The front panel includes the ability to mute individual outputs via simple buttons over each meter, and a global mute by pressing the power button once briefly (no joke--it goes into an all-mute standby state). There is a separate physical power interrupt switch on the rear of the amp, near the locking IEC power cord.

Amp channels can be configured as individual, paralleled, or bridged (to increase available voltage or available current). All output is via Neutrik NL4's. There are outputs for each individual channel, plus separate outputs for A+B and C+D if running in bridged mode. The outputs are clearly labeled with their pin-outs. If I remember correctly, they do include an option to power a bi-amped cabinet off of a single NL4 (not one of my use cases, so I didn't pay that much attention to that detail--sorry!). When channels are operated paralleled, one can use one or both of the NL4's for those two channels. In bridged mode, of course, one must use the bridged output.

All inputs are via XLR. Each input has a paralleled through to run to additional amps or other devices. The DSP provides flexible control of input to output routing, including the ability to combine inputs.

Since I would have control of my chosen system DSP from FoH (Xilica XP-4080, which provides ethernet connectivity), I decided to do only a couple of presets on the amp for the moment. First was a preset that had limiters configured, but no other processing. The other preset had limiters and crossover filters configured. Both presets had the amp configured as AB, C, D (paralleled channels for the subs, individual channels for the mains). My idea behind this was that I will use the first preset for first-time uses in the venues where I typically work, so I can decide on final crossover frequencies and any alignment delay needed for positioning compensation by using the system DSP. After I have my settings for those venues and configurations decided, I will create presets in the amp, and the system DSP will be handling room EQ, any system compression, and routing/processing to other systems.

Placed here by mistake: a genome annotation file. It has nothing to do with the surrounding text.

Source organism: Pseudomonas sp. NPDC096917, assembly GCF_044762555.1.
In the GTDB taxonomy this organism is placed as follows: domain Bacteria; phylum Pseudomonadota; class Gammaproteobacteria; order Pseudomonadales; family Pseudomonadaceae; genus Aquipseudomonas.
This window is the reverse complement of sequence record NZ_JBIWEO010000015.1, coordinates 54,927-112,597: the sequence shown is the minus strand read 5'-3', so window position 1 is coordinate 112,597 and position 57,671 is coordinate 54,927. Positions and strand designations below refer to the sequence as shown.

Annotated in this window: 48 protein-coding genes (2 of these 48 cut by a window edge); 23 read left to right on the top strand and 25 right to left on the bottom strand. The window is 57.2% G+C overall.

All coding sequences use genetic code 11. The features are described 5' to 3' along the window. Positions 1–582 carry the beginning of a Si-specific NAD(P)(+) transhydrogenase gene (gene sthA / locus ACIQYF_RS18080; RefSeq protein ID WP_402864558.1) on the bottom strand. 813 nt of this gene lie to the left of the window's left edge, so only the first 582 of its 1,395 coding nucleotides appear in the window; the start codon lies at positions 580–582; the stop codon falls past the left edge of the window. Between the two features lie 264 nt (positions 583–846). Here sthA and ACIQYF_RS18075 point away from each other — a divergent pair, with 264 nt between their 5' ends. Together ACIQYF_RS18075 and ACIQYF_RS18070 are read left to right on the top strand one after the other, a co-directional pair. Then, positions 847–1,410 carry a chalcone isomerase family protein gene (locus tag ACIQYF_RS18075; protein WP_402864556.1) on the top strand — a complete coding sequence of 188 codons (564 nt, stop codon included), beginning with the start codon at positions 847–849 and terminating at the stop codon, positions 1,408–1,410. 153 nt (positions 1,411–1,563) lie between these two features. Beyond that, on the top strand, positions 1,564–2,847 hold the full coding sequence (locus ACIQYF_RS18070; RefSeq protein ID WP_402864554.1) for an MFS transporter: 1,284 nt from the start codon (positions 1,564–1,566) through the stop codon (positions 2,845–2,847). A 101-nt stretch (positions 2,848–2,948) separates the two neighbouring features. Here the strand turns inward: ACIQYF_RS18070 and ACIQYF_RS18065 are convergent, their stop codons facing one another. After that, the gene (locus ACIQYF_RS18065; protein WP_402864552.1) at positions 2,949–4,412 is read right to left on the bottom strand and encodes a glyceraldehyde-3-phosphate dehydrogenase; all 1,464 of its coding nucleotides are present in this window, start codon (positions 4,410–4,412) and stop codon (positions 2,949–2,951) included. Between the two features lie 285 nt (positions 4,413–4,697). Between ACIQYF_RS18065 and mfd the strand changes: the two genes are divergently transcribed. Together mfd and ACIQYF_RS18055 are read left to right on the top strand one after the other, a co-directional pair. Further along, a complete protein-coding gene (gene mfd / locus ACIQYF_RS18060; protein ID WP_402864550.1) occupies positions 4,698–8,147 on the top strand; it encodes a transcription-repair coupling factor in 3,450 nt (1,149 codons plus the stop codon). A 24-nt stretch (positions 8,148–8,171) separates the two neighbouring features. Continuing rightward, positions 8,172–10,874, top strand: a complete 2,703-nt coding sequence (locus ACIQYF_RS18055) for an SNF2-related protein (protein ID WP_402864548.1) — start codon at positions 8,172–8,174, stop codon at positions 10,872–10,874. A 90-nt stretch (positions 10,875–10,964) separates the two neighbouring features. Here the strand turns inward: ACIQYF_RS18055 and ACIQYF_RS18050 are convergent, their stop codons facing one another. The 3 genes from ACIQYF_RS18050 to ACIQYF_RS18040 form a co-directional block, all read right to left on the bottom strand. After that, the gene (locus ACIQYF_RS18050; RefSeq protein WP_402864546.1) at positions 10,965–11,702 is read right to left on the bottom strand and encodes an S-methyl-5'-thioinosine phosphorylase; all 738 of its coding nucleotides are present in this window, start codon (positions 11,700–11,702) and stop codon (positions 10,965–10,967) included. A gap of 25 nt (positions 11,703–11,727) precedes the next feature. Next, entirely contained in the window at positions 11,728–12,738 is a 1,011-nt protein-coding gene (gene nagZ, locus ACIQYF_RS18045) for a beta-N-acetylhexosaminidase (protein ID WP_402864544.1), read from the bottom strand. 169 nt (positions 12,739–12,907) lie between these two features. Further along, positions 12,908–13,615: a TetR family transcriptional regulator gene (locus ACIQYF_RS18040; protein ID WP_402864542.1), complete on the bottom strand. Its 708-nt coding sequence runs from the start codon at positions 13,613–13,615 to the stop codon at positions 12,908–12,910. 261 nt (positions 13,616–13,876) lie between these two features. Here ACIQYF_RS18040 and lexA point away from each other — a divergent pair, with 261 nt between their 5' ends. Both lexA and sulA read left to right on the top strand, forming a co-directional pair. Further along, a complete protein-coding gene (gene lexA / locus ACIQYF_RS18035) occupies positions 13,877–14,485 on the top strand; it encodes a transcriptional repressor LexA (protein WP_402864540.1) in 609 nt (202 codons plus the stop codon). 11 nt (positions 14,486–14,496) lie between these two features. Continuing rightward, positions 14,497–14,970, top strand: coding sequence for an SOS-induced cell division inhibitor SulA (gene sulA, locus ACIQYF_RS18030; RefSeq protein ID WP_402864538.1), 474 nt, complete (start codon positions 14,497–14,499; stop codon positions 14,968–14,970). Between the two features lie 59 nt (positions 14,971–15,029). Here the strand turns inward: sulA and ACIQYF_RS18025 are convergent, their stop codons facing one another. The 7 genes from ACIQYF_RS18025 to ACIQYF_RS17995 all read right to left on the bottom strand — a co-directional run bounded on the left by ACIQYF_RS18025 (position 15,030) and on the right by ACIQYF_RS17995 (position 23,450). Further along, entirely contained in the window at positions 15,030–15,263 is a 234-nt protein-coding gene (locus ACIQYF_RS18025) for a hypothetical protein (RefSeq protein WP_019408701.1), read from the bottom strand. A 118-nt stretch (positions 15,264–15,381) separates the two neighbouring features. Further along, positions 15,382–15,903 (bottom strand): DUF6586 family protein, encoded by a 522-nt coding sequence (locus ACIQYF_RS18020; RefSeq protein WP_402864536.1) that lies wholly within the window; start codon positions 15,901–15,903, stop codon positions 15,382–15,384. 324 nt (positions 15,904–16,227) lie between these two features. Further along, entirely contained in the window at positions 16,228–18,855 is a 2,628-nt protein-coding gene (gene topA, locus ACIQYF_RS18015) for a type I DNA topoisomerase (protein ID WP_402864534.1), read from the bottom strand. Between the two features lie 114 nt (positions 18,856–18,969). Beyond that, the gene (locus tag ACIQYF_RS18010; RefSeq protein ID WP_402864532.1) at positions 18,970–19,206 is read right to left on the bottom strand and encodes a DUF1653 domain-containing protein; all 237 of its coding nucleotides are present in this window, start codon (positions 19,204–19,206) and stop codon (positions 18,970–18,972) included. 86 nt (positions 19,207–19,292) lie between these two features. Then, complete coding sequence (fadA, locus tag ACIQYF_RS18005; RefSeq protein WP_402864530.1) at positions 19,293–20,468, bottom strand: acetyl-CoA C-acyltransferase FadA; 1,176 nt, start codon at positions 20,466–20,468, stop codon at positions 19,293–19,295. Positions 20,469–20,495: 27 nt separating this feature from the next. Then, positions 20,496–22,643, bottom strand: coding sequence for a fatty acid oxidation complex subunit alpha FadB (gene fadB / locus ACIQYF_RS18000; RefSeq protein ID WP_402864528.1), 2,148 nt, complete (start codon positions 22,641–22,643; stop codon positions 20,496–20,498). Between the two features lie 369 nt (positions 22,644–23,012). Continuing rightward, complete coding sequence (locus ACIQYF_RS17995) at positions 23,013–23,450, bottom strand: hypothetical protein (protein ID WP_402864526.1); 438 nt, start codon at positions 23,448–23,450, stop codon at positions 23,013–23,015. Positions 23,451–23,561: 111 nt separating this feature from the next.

I ran a test setup and a small outdoor festival with this amp in this configuration this past weekend. The amp performed exactly as expected, having plenty of power for the system, and power in reserve if needed. I was only running the system at the outdoor festival at about a third to a half of the available output, with the amp just loafing along, pulling around 2A@110V when things hit hard. I was really happy with this, especially since there were some power problems and I had to run FoH off of the same circuit as backline, which included powered monitors.

My future probably sees at least one more of these amps added to the inventory, to handle the additional subs and to serve as backup in case one goes down. If I go with passive monitors when I start to build out a monitor inventory, I could see another one of these added to handle monitor mixes (though perhaps one of the smaller models, like the 4.3 or 4.2). The fact that I could have my entire system powered in 6U is crazy by itself, then figure that there's a decent chance that it could live on a single 20A circuit for many shows, and I can move that box by myself (or easily have it split up in smaller rack cases if desired), and that's some great stuff.

I fully intend to add more details here after this gets used for a few theatre shows and at closer to max output for the system. In the meantime, if you have any questions, please feel free to shoot them my way here or in a PM!

Photo (and before you say anything, that thing at the top is a glorified power strip--it doesn't actually do anything else):

Jonathan Woytek
Dryrose Productions